a dark audition day

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In the ballet world, auditions are a fact of life.

Sometimes you’re competing against thousands of ballet students for a scholarship to a summer intensive, sometimes you’re rivaling hundreds of young dancers for a spot in a professional company, and sometimes your up against 25 of your closest friends and colleagues for a role in an upcoming ballet.  Regardless of the exact setting, the pre-audition jitters are universal.

Friday was FBP’s first full day back to work (thanks, blizzard!), and we were welcomed warmly back to the studio with an audition.  Of course, this came after I overslept, lost my keys somewhere in my own apartment and almost wiped out in the snow on my walk in.  I blame those pesky pre-audition jitters.  Nonetheless, not a particularly good start to my day…

Now, the first day back after a two-week nacho-eating-marathon resting period is a lofty endeavor in and of itself, but dancing your first class back while being stared down by Jorden Morris, the mysterious Peter Pan choreographer whom you’ve never met, is a true challenge.  I entered the studio the same way I always do, warmups in hand, back contracted and shoulders rounded to keep the cool draft off my chest, and feet scurrying quickly beneath me.  I stretched my quads, hamstrings, calves, hips, warmed up my back, did some ab exercises.  Then the waiting began.  The ballet mistress and several dancers would be arriving late, the roads were terrible, our director announced.  After 20 more minutes of excessive calve stretching and crunches, the last dancer settled into their place at the barre and we began with pliés.

Somehow we all made it through that painful first class back, only to be rewarded with a rather awkward waiting session between the audition and the cast posting.  We all shimmied back into the warm-ups we’d shed during class and rolled out, stretched out, ate apples and checked Instagram important emails, trying to keep things light and ignore the obvious tension in the air.  That’s when something strange and unexpected happened.  Our artistic director entered the green room and calmly told us that an ex-FBP principle dancer, Jaclyn Ricci, also the younger sister of a current FBP dancer, had passed away the night before.  I felt my hand clap over my gaped mouth and I froze for a minute.  She was 36.  I just saw her two days ago.  This can’t be real.  The tangible stress in the room was abruptly cut with a collective held breath.  A dark cloud hung above us.  Then the casting went up.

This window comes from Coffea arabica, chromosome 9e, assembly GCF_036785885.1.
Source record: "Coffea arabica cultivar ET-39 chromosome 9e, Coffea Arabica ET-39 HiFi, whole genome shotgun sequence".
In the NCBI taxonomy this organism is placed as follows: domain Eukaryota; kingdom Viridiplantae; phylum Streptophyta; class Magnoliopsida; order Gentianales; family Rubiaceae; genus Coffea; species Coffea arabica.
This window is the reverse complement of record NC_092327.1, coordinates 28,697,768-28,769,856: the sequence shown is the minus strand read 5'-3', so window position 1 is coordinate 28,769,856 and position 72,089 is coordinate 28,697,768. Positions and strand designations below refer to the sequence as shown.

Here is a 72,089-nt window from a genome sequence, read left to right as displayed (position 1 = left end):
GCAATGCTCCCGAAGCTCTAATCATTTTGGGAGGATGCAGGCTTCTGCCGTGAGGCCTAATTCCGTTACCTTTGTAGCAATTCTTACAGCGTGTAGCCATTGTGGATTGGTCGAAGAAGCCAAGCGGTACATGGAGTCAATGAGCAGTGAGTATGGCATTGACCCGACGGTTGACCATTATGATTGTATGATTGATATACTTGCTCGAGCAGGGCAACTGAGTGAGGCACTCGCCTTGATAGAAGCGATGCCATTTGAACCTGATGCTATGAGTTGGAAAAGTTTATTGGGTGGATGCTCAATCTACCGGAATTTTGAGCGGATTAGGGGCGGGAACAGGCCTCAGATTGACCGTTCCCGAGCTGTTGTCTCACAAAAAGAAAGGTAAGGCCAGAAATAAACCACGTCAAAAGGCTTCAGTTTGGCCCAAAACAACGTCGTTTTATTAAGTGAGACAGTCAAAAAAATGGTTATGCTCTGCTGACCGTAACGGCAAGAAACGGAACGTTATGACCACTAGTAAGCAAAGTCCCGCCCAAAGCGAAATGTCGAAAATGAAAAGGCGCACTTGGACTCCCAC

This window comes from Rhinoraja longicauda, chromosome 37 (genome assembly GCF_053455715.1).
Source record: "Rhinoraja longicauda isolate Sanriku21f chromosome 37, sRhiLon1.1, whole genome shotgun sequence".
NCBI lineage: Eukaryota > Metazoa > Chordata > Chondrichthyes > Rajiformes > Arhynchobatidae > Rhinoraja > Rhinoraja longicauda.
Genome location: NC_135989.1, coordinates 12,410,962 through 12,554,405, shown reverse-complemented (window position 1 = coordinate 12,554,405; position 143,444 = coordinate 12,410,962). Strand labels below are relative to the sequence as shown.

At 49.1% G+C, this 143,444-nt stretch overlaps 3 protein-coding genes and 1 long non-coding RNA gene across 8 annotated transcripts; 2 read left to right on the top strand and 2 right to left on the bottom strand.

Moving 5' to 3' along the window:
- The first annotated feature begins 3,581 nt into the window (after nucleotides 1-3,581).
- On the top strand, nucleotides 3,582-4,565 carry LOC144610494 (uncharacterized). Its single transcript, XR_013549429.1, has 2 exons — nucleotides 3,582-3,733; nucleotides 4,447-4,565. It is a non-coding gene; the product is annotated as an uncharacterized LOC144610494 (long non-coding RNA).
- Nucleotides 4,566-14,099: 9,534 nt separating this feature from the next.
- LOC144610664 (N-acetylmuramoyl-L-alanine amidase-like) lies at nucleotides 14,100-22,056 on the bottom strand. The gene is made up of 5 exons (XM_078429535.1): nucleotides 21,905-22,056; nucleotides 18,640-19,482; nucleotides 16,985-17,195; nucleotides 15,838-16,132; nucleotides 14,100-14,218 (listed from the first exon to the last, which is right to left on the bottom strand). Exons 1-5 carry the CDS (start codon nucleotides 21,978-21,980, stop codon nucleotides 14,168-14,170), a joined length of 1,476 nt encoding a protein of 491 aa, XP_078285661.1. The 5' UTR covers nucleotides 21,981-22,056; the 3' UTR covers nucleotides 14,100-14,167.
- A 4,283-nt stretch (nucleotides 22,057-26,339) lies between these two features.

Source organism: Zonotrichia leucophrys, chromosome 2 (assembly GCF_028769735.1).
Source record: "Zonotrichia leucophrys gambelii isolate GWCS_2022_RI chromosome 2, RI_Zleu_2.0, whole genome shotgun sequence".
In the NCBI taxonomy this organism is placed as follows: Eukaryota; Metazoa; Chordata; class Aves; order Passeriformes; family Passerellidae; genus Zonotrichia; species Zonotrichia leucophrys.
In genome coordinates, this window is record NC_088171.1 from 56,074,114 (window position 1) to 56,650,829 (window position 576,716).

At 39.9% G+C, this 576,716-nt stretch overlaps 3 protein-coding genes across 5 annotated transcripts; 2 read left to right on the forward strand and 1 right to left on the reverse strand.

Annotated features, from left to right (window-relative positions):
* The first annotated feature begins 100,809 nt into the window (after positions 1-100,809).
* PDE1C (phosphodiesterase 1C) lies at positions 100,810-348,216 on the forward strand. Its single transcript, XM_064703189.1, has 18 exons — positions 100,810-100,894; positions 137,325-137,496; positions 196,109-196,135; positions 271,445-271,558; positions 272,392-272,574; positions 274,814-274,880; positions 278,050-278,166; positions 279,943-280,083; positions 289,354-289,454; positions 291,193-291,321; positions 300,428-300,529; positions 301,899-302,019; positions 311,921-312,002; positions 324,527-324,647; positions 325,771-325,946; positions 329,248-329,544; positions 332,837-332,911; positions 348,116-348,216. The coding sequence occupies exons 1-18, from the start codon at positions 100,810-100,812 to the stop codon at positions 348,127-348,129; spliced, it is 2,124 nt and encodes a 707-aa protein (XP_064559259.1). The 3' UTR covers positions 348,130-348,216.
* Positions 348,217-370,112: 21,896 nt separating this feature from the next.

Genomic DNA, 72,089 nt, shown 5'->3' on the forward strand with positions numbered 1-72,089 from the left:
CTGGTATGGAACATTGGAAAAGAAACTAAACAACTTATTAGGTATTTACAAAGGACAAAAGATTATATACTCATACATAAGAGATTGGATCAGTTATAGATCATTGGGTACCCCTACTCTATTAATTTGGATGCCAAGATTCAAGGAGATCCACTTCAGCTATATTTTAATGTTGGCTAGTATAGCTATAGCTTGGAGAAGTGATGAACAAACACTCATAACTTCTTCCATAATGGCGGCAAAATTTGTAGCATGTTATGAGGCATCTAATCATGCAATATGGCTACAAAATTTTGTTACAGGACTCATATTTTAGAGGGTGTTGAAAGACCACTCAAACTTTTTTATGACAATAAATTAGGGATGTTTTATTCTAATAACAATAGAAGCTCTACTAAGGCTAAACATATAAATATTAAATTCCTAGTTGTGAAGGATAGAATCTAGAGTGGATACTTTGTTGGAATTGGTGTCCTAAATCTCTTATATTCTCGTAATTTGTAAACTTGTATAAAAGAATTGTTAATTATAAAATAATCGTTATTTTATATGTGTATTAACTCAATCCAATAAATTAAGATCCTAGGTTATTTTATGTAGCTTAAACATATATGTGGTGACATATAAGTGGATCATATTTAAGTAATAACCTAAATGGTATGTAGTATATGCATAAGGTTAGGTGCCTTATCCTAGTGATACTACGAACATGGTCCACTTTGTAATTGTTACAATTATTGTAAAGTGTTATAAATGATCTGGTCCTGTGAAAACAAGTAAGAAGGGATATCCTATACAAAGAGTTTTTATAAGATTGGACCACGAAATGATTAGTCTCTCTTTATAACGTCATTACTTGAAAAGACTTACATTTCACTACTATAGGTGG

I’ve said it before, and I’m sure I’ll say it again; being a ballet dancer is one of the most intense jobs in existence.  Far more theatrical than the stories our bodies tell on stage, the day to day life of a professional ballet dancer is never lacking in drama.

I would like to dedicate this post to Jaclyn Ricci.  She was a beautiful dancer, warm spirit, and an inspiration to so many dancers, including myself.  Her bright smile and poignant sense of humor will live on forever in our memories.  RIP.7545_644331578962504_571349828_n

PS- stay tuned for an update on the outcome of the Peter Pan audition!